Wet gas contains a smaller quantity of methane occasionally can be less than 80 and a larger fraction of higher hydrocarbons (C2 to C6). These higher hydrocarbons components will imply a shift of the envelope to the right, when compared with the dry one, because the higher fraction of heavy components the fluid has, the further to the right is the two phase envelope. Like the dry gas, the isothermal conditions of the reservoir as the pressure is reduced while the fluid is being produced, the vapour phase is maintained, therefore, no liquid formation in the reservoir. However, the separator conditions will cross the dew point curve causing liquid formation at the surface (figure 1b). The heavier components are more valuable comparing with the light ones and they are sold at a premium price. With this assumption, it is worth to collect these liquids and leaving the vapour fluid as a dry gas for sale (mostly constituted by methane, CH4).
The prediction of the phase diagram of the gas in the reservoir has high importance. The behaviour of a gas constituted by pure components, has a well know two-phase region and only varies as a function of pressure and temperature, however, for multiple component fluids, like natural gas, the phase diagram varies as a function of pressure, temperature and composition. And this is who is possible to predict what kind of composes will be possible to collect at the surface facilities. Other important information possible to take from it is the amount of liquid possible to be produced that depends on the separator conditions and the iso-volume spacing lines for the mixture as shown in figure 2.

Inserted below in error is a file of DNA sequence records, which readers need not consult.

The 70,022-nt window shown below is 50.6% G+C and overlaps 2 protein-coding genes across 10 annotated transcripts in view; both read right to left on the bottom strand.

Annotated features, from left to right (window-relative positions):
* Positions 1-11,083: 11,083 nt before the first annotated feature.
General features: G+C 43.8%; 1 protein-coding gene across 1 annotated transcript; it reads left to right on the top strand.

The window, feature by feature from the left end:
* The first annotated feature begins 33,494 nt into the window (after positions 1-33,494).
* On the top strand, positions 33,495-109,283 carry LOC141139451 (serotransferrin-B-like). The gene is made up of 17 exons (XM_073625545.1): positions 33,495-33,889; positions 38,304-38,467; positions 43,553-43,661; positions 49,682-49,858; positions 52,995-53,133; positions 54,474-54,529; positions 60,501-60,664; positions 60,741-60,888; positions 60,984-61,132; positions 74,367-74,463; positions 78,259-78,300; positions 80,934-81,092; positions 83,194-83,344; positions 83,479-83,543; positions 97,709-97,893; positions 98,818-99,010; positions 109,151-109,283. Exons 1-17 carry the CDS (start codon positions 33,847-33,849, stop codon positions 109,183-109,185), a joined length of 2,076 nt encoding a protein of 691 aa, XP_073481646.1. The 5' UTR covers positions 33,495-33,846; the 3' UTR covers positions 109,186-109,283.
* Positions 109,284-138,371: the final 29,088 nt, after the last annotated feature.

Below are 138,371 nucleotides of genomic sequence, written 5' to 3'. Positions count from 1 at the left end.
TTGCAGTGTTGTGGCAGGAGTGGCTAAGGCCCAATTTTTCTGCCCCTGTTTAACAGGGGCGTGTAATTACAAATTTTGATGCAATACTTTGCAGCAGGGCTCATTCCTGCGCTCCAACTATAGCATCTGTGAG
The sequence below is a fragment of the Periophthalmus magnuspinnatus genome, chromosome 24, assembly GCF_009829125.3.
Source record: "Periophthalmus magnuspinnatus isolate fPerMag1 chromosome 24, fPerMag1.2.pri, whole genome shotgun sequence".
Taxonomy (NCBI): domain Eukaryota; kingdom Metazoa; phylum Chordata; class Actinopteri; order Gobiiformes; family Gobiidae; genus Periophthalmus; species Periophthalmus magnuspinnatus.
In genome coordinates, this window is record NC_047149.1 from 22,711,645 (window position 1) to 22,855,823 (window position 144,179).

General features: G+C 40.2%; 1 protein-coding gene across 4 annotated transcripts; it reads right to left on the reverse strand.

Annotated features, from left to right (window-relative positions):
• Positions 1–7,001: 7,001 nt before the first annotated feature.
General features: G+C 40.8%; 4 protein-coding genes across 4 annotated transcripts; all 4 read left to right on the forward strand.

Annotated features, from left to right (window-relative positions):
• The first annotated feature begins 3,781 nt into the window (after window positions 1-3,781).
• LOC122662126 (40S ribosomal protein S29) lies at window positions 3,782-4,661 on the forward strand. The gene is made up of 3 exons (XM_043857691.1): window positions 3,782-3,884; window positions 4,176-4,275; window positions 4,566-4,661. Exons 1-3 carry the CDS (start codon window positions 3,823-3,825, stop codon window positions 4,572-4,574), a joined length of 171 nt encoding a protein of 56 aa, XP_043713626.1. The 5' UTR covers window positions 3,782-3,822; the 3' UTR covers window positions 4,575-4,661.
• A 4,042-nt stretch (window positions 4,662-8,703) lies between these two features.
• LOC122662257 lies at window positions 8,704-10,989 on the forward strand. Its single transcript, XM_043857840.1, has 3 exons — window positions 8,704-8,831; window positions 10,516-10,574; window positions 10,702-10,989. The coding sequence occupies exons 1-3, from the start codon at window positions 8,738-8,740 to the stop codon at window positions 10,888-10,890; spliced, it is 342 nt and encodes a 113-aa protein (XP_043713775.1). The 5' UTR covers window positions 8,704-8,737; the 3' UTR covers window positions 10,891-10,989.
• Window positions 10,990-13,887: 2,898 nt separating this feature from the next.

These two gases have a great importance for the field developments in offshore gas fields, since the production of them imply different types of facilities in the platform. The gas process has an effect on the gas quality and pressure regarding the delivery specifications. For the dry gas very little process is required, however for wet gases, some complex processes may be necessary (below is going to be explained in more detail). By all this reasons, is absolutely necessary to develop the phase diagram of the gas in the reservoir.
Figure 2: phase diagram for natural gases and iso-volume lines.
Gas export pipelines may be designed to operate in the dense-phase region. When the compression of the natural gas, is higher theÂ cricondenbar betweenÂ the critical temperature and cricondentherm, it becomes a dense, highly compressible fluid, and demonstrates properties of both liquid and gas The different regions of the phase envelope for a typical natural gas is shown in figure 3. "Fluid" is referred to anything that flows and is applied to gas and liquid.Â The dense phase presents a combination of both, similar viscosity to that of a gas, but a density closer of a liquid.Â These unique properties make dense phase attractive for transportation of natural gas. The gas pressure throughout the pipeline is maintained above the cricondenbar value, which ensures single phase state and no liquid formation will happen even if the temperature falls substantially. By this, is avoided slugging and a stable flow will be maintained. This is a favourable condition for transporting natural gas in dense phase.